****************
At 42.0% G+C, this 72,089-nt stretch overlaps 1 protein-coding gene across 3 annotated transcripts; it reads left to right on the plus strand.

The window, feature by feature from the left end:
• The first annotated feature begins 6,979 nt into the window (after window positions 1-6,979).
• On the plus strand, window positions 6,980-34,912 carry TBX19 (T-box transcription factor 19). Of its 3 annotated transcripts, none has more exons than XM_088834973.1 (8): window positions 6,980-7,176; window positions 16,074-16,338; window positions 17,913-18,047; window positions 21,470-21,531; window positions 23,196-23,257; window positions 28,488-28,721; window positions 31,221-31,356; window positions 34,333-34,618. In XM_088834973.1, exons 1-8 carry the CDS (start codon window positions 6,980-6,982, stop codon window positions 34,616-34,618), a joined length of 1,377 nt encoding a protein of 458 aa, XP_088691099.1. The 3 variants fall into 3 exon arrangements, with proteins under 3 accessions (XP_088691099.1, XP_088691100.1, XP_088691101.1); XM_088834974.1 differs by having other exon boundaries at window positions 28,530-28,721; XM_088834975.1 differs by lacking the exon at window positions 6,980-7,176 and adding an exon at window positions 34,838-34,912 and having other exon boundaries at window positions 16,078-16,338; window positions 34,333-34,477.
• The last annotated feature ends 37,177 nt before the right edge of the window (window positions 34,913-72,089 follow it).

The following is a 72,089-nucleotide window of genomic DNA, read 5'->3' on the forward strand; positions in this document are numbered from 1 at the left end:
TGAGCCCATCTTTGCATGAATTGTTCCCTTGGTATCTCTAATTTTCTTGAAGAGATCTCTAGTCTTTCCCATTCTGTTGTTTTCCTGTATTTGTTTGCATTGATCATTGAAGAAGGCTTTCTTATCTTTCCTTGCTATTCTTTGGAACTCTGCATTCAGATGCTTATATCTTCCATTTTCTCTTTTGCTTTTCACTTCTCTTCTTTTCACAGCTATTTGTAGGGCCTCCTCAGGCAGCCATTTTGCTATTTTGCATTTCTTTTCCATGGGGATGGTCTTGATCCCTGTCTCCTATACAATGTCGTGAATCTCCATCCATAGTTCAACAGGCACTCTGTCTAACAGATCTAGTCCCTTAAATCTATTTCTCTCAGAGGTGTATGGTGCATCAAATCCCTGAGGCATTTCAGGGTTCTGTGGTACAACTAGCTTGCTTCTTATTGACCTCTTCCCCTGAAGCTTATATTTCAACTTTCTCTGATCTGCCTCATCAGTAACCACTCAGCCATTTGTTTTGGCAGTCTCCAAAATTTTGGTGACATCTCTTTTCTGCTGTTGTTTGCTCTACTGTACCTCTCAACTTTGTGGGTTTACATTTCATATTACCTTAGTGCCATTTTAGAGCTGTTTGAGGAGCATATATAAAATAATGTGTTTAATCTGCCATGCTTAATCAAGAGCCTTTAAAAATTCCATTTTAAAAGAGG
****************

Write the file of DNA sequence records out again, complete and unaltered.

At 42.0% G+C, this 72,089-nt stretch overlaps 1 protein-coding gene across 3 annotated transcripts; it reads left to right on the plus strand.

The window, feature by feature from the left end:
• The first annotated feature begins 6,979 nt into the window (after window positions 1-6,979).
• On the plus strand, window positions 6,980-34,912 carry TBX19 (T-box transcription factor 19). Of its 3 annotated transcripts, none has more exons than XM_088834973.1 (8): window positions 6,980-7,176; window positions 16,074-16,338; window positions 17,913-18,047; window positions 21,470-21,531; window positions 23,196-23,257; window positions 28,488-28,721; window positions 31,221-31,356; window positions 34,333-34,618. In XM_088834973.1, exons 1-8 carry the CDS (start codon window positions 6,980-6,982, stop codon window positions 34,616-34,618), a joined length of 1,377 nt encoding a protein of 458 aa, XP_088691099.1. The 3 variants fall into 3 exon arrangements, with proteins under 3 accessions (XP_088691099.1, XP_088691100.1, XP_088691101.1); XM_088834974.1 differs by having other exon boundaries at window positions 28,530-28,721; XM_088834975.1 differs by lacking the exon at window positions 6,980-7,176 and adding an exon at window positions 34,838-34,912 and having other exon boundaries at window positions 16,078-16,338; window positions 34,333-34,477.
• The last annotated feature ends 37,177 nt before the right edge of the window (window positions 34,913-72,089 follow it).

The following is a 72,089-nucleotide window of genomic DNA, read 5'->3' on the forward strand; positions in this document are numbered from 1 at the left end:
TGAGCCCATCTTTGCATGAATTGTTCCCTTGGTATCTCTAATTTTCTTGAAGAGATCTCTAGTCTTTCCCATTCTGTTGTTTTCCTGTATTTGTTTGCATTGATCATTGAAGAAGGCTTTCTTATCTTTCCTTGCTATTCTTTGGAACTCTGCATTCAGATGCTTATATCTTCCATTTTCTCTTTTGCTTTTCACTTCTCTTCTTTTCACAGCTATTTGTAGGGCCTCCTCAGGCAGCCATTTTGCTATTTTGCATTTCTTTTCCATGGGGATGGTCTTGATCCCTGTCTCCTATACAATGTCGTGAATCTCCATCCATAGTTCAACAGGCACTCTGTCTAACAGATCTAGTCCCTTAAATCTATTTCTCTCAGAGGTGTATGGTGCATCAAATCCCTGAGGCATTTCAGGGTTCTGTGGTACAACTAGCTTGCTTCTTATTGACCTCTTCCCCTGAAGCTTATATTTCAACTTTCTCTGATCTGCCTCATCAGTAACCACTCAGCCATTTGTTTTGGCAGTCTCCAAAATTTTGGTGACATCTCTTTTCTGCTGTTGTTTGCTCTACTGTACCTCTCAACTTTGTGGGTTTACATTTCATATTACCTTAGTGCCATTTTAGAGCTGTTTGAGGAGCATATATAAAATAATGTGTTTAATCTGCCATGCTTAATCAAGAGCCTTTAAAAATTCCATTTTAAAAGAGG